At about the same time that Salomon was being branded as terrorist and imperialist lackey, archeologist Felicia Beardsley, who's now at the University of California at Riverside, was helping direct an Earthwatch program on Easter Island, a Chilean territory that's home of the staring stone statues of staggering size.

One of Beardsley's duties was to greet volunteers at the airport, and that attracted the resentment of local hotel owners who were in the airport hustling business for their lodgings. The owners complained, and the police brought her in for questioning: "I was grabbed by two soldiers with machine guns, brought into a tiny room at the back of the airport for questioning. 'Who are you?' the soldiers screamed in Spanish. 'What are you doing?'"

The situation was all the more ominous, she says, because the Esmeralda, a Chilean navy training vessel, happened to be anchored in the harbor. This was in 1987, during the dictatorship of General Augusto Pinochet, and, she says, the curriculum on the four-masted sailing ship supposedly included training in interrogation. "They would take prisoners and torture them, then throw them in the ocean."

Eventually, she was released, only to face a moral hazard. When Pinochet himself arrived at Easter Island, the police "rounded up everybody on the island and took us to the airport, where we stood behind a fence and waved Chilean flags," Beardsley says. "All the guards with machine guns were behind us, and there was no way we could leave." map of Pacific Ocean showing location of Palau and Easter Island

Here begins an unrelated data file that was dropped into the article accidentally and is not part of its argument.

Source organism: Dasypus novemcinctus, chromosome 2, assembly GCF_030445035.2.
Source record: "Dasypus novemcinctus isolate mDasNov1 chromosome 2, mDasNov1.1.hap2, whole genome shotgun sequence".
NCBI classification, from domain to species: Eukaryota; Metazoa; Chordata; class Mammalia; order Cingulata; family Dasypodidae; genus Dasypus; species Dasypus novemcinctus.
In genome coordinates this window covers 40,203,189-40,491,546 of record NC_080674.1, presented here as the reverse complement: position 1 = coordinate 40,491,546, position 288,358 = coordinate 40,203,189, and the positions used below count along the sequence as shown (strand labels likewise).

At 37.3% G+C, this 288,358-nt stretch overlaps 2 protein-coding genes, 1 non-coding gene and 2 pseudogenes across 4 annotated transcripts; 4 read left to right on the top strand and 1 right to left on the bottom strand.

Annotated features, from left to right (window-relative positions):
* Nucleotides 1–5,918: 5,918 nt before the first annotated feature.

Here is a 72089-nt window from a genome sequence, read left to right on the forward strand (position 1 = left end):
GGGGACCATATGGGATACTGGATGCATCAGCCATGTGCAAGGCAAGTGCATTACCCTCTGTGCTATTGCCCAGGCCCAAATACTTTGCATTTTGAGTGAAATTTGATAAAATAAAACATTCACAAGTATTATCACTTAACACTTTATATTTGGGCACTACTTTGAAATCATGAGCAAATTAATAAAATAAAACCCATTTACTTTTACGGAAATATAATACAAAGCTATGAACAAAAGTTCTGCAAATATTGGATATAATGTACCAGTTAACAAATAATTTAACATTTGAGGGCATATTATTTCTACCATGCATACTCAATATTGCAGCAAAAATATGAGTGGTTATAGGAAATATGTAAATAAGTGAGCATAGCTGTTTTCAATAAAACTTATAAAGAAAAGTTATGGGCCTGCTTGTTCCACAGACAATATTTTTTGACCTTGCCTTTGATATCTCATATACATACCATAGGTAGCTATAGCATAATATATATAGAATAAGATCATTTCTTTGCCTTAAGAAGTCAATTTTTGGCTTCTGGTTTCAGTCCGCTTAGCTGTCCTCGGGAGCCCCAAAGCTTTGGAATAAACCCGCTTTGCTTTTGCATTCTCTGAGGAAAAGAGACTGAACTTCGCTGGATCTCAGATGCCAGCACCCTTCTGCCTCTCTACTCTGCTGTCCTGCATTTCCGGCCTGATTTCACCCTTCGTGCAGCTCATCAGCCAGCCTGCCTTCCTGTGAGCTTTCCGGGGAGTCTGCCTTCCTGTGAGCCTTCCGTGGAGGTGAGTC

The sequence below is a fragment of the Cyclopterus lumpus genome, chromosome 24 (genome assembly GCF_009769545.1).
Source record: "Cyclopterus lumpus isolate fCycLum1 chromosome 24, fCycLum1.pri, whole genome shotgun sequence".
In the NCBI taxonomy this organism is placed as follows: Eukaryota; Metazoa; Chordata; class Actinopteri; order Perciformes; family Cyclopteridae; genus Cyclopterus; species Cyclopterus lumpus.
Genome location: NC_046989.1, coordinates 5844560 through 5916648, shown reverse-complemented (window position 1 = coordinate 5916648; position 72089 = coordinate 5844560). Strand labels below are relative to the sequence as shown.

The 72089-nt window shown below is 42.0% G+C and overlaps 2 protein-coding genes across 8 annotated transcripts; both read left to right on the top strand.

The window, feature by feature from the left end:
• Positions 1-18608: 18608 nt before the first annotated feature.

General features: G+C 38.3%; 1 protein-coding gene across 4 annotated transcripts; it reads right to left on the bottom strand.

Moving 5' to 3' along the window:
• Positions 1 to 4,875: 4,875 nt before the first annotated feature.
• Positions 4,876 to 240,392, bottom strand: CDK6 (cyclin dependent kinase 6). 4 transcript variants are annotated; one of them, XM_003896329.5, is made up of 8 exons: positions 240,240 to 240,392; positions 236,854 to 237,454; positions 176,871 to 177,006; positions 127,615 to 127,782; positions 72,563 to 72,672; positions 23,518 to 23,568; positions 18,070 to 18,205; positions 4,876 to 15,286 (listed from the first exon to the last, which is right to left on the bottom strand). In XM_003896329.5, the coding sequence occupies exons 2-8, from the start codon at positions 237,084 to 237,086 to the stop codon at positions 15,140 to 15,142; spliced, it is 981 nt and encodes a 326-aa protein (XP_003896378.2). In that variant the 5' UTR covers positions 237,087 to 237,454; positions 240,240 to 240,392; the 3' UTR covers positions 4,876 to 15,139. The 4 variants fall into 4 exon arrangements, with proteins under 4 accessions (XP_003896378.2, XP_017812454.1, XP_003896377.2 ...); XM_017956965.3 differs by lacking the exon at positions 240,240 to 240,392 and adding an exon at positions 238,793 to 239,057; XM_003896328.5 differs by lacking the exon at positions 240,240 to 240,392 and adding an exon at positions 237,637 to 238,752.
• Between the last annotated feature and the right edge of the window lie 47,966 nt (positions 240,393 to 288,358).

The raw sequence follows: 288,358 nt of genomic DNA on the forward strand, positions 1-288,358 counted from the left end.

Handsome ransom

If being compelled to greet a dictator violated laws -- kidnapping comes to mind -- Beardsley had her own occasion to bend the law -- and test traditional law -- during a career archeologizing in the Pacific. In Palau, Micronesia, she says, people are born, live, and die in one village. Because they never traveled, her assistants did not know how to behave while accompanying her on what were, for them, strange journeys to nearby villages.

The men, who chewed the mildly narcotic betel nut, received permission to harvest nuts from local trees, but they got greedy and pulled down "huge stalks," says Beardsley. "This is what people make money from, and in essence it was stealing."

Later, one employee told her, "Boss, I have a problem. We can't leave here unless you pay some money." In fact, the price was $100 -- a huge sum that Beardsley felt compelled to pay.

Despite the perils, Beardsley eagerly returns for fieldwork, which now involves "salvage archeology -- quick, focused digs in areas that are about to be developed -- in the Federated States of Micronesia.

Why expose yourself to unnecessary risks? Because the allure is just irresistible, she says. Micronesia "is among the few areas in the world with such an extensive, complex archaeological record that remains to be documented. It is made all the more interesting by the very fact that the populations of today retain a very real and dynamic link to the populations of the past."

And, she adds, fieldwork has a more personal draw, one that many field scientists seem to appreciate: "It's like going home, because of the reception you receive. People are unbelievably friendly, once you get to know them. You become part of an extended family -- they take care of you, and you take care of them."

Frightened by fieldwork? Our bibliography doesn't even carry a computer virus...